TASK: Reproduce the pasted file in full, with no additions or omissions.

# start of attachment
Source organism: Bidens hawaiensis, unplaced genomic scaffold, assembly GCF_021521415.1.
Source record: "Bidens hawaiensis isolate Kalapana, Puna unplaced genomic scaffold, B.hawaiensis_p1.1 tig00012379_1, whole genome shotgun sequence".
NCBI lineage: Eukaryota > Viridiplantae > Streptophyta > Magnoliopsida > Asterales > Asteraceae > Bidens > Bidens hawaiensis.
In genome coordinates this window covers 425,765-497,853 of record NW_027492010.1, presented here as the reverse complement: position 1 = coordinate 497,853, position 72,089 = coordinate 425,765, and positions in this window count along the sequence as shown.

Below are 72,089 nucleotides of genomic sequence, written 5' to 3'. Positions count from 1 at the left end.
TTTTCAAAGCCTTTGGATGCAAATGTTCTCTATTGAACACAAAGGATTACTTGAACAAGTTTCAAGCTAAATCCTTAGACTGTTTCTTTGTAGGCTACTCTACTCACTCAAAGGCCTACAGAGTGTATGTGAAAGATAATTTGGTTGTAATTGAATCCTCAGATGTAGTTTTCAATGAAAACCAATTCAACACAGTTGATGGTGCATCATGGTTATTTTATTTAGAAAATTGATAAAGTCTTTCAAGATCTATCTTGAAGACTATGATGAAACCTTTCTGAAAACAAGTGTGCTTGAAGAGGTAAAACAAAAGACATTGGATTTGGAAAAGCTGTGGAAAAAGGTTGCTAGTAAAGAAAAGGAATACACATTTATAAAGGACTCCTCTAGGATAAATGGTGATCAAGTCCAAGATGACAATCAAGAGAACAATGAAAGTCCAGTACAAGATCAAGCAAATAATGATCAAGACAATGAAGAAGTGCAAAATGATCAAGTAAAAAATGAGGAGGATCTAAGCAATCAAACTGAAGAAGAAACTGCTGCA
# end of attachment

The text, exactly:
Source organism: Bidens hawaiensis, unplaced genomic scaffold, assembly GCF_021521415.1.
Source record: "Bidens hawaiensis isolate Kalapana, Puna unplaced genomic scaffold, B.hawaiensis_p1.1 tig00012379_1, whole genome shotgun sequence".
NCBI lineage: Eukaryota > Viridiplantae > Streptophyta > Magnoliopsida > Asterales > Asteraceae > Bidens > Bidens hawaiensis.
In genome coordinates this window covers 425,765-497,853 of record NW_027492010.1, presented here as the reverse complement: position 1 = coordinate 497,853, position 72,089 = coordinate 425,765, and positions in this window count along the sequence as shown.

Below are 72,089 nucleotides of genomic sequence, written 5' to 3'. Positions count from 1 at the left end.
TTTTCAAAGCCTTTGGATGCAAATGTTCTCTATTGAACACAAAGGATTACTTGAACAAGTTTCAAGCTAAATCCTTAGACTGTTTCTTTGTAGGCTACTCTACTCACTCAAAGGCCTACAGAGTGTATGTGAAAGATAATTTGGTTGTAATTGAATCCTCAGATGTAGTTTTCAATGAAAACCAATTCAACACAGTTGATGGTGCATCATGGTTATTTTATTTAGAAAATTGATAAAGTCTTTCAAGATCTATCTTGAAGACTATGATGAAACCTTTCTGAAAACAAGTGTGCTTGAAGAGGTAAAACAAAAGACATTGGATTTGGAAAAGCTGTGGAAAAAGGTTGCTAGTAAAGAAAAGGAATACACATTTATAAAGGACTCCTCTAGGATAAATGGTGATCAAGTCCAAGATGACAATCAAGAGAACAATGAAAGTCCAGTACAAGATCAAGCAAATAATGATCAAGACAATGAAGAAGTGCAAAATGATCAAGTAAAAAATGAGGAGGATCTAAGCAATCAAACTGAAGAAGAAACTGCTGCA